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History of the Reformation in Scotland Paperback – December 1, 1982
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Throughout the narrative Knox reveals many facets of an early, developing Reformed orthodoxy. Knox very clearly believed in the continuation of prophetic gifts. He notes that the proto-martyr Mr. George Wishart was "so clearly illuminated with the Spirit of Prophecy" that he was able to see what would happen to the realm afterwards (Knox, 52). Knox himself was said to have this gift, though Knox explains it as being so immersed in the Law of God and continually applying this knowledge to interpreting Providence (271 n.1). Perhaps this is what St Paul meant when he said seek earnestly the gift of prophecy.
In Knox we also see--not surprisingly--a budding anti-Roman apologetics. Knox's narrative is focused on the idolatry of the Mass. Knox examines the way Romanists view the Mass: 1) Is Christ being offered to the Father for the sins of the Church? or 2) Is Christ merely being offered as a remembrance to God? If (1), then does not this action replace the office of Christ, which performed the once offering up of himself to God? But if (2), then does this not imply that God forgets stuff? In either case, Knox notes that believers are simply commanded to take the Supper in both kinds in remembrance of Christ's death (242ff).Read more ›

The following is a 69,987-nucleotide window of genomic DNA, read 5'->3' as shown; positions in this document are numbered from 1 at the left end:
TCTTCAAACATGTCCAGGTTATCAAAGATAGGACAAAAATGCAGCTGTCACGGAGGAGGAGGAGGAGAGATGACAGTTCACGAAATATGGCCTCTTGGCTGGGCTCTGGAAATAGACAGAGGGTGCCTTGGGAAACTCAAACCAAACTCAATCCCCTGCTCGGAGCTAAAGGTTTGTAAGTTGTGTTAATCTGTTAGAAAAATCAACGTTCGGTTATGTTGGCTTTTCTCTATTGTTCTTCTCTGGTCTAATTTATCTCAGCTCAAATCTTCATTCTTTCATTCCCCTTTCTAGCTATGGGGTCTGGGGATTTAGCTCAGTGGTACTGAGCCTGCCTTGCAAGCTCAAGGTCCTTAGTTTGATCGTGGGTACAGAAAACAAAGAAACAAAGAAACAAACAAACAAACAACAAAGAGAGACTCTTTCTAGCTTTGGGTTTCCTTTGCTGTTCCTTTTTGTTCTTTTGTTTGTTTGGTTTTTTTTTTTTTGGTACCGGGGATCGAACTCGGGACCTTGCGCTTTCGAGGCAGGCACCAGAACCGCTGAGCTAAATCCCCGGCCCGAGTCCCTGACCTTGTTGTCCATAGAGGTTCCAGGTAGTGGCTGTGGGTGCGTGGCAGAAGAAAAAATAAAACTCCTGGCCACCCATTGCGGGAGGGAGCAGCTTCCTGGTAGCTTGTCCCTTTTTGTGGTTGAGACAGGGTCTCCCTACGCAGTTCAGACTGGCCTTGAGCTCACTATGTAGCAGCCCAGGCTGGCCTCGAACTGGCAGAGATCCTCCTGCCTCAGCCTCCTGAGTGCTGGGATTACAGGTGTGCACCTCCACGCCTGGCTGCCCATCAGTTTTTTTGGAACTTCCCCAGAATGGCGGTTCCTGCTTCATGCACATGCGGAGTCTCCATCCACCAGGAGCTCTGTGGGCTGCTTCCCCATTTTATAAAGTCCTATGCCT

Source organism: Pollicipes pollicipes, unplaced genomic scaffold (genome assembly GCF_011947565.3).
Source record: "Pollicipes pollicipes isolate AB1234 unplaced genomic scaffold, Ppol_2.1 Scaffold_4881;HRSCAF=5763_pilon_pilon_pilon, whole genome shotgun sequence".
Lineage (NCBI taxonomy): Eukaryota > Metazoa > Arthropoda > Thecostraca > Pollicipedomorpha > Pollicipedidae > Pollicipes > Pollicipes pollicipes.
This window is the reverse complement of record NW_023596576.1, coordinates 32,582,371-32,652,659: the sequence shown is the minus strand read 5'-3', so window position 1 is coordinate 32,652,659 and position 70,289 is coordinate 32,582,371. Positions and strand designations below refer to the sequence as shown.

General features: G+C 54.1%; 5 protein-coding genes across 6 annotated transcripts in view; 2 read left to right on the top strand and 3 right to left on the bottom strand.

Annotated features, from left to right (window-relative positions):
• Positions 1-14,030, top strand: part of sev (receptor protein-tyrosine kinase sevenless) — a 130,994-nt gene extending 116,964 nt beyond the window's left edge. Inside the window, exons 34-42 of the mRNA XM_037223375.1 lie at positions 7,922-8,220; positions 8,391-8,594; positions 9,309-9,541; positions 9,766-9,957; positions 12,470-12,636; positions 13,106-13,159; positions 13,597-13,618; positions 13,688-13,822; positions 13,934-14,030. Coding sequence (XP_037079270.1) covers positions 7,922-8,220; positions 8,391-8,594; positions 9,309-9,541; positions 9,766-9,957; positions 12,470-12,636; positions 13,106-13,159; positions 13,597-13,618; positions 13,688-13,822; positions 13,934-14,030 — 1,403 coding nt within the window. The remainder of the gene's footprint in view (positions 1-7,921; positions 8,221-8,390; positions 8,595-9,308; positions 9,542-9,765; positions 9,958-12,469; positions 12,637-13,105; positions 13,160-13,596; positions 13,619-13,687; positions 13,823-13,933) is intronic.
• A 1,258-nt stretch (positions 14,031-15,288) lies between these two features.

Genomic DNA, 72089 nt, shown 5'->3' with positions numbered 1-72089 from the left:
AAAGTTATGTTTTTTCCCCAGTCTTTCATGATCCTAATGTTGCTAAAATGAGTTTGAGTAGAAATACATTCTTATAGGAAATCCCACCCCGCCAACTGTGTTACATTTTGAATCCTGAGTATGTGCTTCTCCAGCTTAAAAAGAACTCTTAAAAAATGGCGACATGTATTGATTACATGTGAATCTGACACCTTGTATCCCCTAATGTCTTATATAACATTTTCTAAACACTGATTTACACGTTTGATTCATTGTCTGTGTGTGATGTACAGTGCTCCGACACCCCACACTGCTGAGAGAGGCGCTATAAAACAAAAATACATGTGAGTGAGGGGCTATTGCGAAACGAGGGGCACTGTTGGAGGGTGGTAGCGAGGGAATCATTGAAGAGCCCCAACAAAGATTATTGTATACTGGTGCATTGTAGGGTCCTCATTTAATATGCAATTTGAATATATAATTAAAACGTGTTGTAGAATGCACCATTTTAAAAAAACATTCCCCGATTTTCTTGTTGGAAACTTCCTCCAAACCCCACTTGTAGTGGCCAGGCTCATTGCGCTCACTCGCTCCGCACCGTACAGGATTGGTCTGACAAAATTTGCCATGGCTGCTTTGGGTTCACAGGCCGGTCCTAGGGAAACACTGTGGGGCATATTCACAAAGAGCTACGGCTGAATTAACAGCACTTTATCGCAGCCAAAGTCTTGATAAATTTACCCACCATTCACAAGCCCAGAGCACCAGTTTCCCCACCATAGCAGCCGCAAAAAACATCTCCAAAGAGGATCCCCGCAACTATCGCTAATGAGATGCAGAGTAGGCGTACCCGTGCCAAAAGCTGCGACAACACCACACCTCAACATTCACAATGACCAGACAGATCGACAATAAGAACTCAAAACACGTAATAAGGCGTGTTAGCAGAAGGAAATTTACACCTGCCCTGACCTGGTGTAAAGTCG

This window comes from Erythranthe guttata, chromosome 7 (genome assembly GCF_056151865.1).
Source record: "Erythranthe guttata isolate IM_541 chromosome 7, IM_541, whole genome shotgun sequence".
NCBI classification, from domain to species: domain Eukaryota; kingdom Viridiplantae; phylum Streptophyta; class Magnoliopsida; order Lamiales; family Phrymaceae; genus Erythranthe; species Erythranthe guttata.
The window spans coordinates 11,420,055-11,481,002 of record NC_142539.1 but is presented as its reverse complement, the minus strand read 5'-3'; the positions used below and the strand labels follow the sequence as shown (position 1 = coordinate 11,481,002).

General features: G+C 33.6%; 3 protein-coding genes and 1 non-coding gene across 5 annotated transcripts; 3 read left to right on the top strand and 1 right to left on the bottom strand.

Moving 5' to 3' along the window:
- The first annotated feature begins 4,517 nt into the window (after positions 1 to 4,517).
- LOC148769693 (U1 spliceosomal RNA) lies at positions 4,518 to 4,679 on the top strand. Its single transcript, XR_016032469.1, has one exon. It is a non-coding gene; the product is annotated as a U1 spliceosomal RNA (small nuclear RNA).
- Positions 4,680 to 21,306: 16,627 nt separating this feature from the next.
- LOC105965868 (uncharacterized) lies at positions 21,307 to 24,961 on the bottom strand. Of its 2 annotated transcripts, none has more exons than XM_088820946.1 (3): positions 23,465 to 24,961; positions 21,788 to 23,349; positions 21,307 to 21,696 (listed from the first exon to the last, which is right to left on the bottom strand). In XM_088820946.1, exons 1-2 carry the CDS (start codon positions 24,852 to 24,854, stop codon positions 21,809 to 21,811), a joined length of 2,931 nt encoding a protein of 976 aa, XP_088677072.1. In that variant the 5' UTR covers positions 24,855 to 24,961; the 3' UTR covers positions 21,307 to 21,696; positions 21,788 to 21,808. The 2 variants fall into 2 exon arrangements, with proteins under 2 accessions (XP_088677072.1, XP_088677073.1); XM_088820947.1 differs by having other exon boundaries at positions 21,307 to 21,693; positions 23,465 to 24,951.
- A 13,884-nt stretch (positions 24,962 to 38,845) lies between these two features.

The original book is 5 (possibly 6) volumes, this edition only includes quick glances at each one and the last two volumes are introduced briefly. For anyone truly interested in seeing what the History of the Reformation is about this book is certainly not helpful.